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Prove Nigerian students were illegally registered – Supervisor

Prove Nigerian students were illegally registered – Supervisor

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Supervisor of elections Sylvia Findlay says she has no intention of discriminating against Nigerian students who are resident here, who may wish to register for identification cards.

Findlay was a guest on the ‘Views on Issues’ radio programme on the National Broadcasting Corporation (NBC) radio on Sunday, when a caller quizzed her on the registration of Nigerians in East Kingstown.{{more}}

“I was hoping I didn’t have to go through this, because I issued a public statement, which was brought on national radio and television, but since the electoral office has nothing to hide, I shall go through it hopefully for the last time.”

Findlay said up until November 16, there were six medical students of Nigerian birth and nationality registered in the country. She said of these, there were two in East St George, two in West St George, one in Marriaqua and one in East Kingstown.

“But, on the 16th (November), five medical students showed up to register in East Kingstown. The registering officer followed all the correct procedures and they were registered. But because of the hype this was given, I personally summoned the five young men to my office. They were there on Friday afternoon and I told them bring back every document they took,” she stated.

On November 17, during a radio programme, New Democratic Party leader Arnhim Eustace said that he was given information that between 16 and 18 Nigerian medical students had registered to vote in East Kingstown, when in fact they did not live in that constituency – a claim that Findlay had vehemently refuted in a release on November 18.

Eustace described the registration of the Nigerians as a deliberate, calculated exercise being carried out by the Unity Labour Party’s (ULP) candidate in East Kingstown.

The elections supervisor, however, said the Nigerian students who registered on November 16 have been in St Vincent for periods ranging between a year and three years and that all had close to one year remaining in the country, stamped by the chief immigration officer.

“Some of them, since they came to this country, they’ve never left. They brought me their documents showing their admission to the medical college they are attending in this country. They brought me their lease from their landlord; they brought me birth certificates, passports, everything that we wanted to see and I am convinced they were legally registered just like the other six. As we speak, there are 11 of them who would be registered.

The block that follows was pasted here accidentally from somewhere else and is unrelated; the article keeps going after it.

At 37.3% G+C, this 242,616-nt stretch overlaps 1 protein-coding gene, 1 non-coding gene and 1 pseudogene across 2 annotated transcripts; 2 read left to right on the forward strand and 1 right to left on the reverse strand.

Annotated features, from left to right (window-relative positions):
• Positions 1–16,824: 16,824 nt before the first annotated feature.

“I am not going to, as the supervisor of elections, discriminate against Nigerians students. There are Indians, Canadians, Australians, Trinidadians, Grenadians, Dominicans, Guyanese, and Jamaicans, you name them, Commonwealth citizens who are here residing in this country….

“And may I say that I think that we come across as a petty and insular country when we take these positions, because I have seen ID cards for students who studied in other countries but qualified. The [Representation of the People Act] in most, if not all Commonwealth countries are the same,” Findlay stated.

The elections supervisor said Nigerian students should not be intimidated because they are guests who have come here as students, just like children of Vincentians are students in other countries.

“Would we want people to be intimidating them if they show up to get a voter ID card in another country?”

Findlay then threw out a challenge to the public to prove to the electoral office that the students were illegally registered.

“You can say they are Nigerians and they were registered. What you need to say to me is, were they legally registered? And I contend they were legally registered, and I hope I don’t have to speak on this matter again. It is taking up too much of time that I ought to spend dealing with more important issues. If the question comes up again, I will not respond,” Findlay said firmly.

The Representation of the People Act 1982 Cap. 9 Sec. 5. (1) provides for Commonwealth citizens who are resident in the State for a period of at least 12 months and reside in a particular constituency for six months to register as voters.(KW)

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